The Rohingya are a largely Muslim ethnic minority in Myanmar at the center of a humanitarian catastrophe, many of whom have ended up sheltering in makeshift camps in Bangladesh, telling tales of killings, rape, and massacres.
But the Myanmar government won’t even use the word “Rohingya,” let alone admit they’re being persecuted. Instead, the government calls them Bengalis, foreigners, or worse, terrorists. This difference between these two terms—Rohingya and Bengali—is crucial to understanding the crisis unfolding in Myanmar, where more than 500,000 Rohingya have recently fled following a government crackdown and which has been called a “textbook example” of ethnic cleansing by the top United Nations human-rights official.
Before the massacres, there were thought to be around 1.1 million Rohingya living in the country. Indeed, the Rohingya have existed in Myanmar—a Buddhist majority country formerly called Burma—for centuries. The Rohingya had carved a place for themselves in Burma; with some serving in parliament and other high offices. Their ethnicity was included in the 1961 census.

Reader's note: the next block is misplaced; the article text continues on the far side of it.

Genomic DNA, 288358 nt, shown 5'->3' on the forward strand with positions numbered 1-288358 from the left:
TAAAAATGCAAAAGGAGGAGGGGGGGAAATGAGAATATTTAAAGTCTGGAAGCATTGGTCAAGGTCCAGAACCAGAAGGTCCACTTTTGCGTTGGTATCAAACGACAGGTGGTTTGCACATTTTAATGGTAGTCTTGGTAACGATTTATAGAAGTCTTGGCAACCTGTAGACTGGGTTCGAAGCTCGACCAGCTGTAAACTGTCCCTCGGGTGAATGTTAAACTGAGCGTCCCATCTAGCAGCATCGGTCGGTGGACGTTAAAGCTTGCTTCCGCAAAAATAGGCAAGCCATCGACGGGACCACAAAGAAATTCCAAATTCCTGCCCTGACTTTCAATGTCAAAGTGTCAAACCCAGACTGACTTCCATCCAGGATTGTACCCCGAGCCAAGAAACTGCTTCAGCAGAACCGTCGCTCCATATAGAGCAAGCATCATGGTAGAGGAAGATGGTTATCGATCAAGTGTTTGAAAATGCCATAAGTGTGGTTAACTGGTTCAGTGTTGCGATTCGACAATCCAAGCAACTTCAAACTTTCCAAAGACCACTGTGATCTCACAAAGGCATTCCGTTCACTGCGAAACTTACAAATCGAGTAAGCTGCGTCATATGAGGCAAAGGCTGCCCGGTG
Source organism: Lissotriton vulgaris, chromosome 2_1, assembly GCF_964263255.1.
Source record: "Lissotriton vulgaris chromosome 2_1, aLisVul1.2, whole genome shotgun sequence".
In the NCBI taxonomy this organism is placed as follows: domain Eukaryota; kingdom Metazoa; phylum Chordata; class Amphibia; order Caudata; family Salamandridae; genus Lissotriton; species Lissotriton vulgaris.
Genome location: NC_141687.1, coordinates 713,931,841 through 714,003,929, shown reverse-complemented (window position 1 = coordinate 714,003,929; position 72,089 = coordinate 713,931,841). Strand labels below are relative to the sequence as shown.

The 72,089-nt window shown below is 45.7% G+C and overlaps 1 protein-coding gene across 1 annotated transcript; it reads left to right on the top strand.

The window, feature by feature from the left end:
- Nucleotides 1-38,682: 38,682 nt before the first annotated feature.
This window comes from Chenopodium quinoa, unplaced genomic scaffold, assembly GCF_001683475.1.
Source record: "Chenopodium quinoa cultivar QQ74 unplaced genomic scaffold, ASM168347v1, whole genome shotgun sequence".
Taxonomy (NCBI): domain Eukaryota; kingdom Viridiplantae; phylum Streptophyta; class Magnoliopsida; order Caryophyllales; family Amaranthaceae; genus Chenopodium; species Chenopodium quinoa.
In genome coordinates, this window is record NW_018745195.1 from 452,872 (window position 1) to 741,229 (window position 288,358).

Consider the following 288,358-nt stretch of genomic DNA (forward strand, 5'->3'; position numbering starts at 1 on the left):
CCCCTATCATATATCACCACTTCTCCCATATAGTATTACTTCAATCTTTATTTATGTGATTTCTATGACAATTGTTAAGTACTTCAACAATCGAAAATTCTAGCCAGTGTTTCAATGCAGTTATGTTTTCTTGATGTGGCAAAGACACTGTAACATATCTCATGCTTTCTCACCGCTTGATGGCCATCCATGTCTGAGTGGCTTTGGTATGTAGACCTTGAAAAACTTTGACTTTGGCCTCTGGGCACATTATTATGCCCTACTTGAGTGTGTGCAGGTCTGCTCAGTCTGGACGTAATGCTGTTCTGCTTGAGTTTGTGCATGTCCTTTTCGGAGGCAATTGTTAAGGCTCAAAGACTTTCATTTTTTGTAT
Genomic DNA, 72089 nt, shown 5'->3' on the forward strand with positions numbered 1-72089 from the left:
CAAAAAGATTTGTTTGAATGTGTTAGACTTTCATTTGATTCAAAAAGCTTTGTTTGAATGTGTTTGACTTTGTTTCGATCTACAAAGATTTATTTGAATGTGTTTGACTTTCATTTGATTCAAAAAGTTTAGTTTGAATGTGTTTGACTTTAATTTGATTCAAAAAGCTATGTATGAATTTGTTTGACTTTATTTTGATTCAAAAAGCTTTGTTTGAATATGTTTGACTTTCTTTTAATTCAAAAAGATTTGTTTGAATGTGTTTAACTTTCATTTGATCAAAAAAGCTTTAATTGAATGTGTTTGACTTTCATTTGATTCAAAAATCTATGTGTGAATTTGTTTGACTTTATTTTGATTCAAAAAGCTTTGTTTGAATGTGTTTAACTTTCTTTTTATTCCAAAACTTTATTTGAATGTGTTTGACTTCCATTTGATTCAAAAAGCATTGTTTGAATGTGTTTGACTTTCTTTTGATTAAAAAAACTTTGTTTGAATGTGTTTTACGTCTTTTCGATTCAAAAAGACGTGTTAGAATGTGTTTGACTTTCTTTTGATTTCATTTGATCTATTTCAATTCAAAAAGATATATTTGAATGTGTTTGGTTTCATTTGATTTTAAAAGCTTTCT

The situation quickly deteriorated for the Rohingya, however, following the 1962 military coup, when the government refused to fully recognize new generations of the Rohingya population. In 1982, a new citizenship law was passed that prevented Rohingya from easily accessing full citizenship, rendering many of them stateless.
Since the late 1970s, nearly one million Rohingya are estimated to have fled Myanmar. In 2009, a UN spokeswoman described the Rohingya as “probably the most friendless people in the world”. Yet many Rohingya—collectively dubbed across international media as “boat people”—were stuck because they were turned away from a number of Southeast Asian countries where that had hoped to flee to.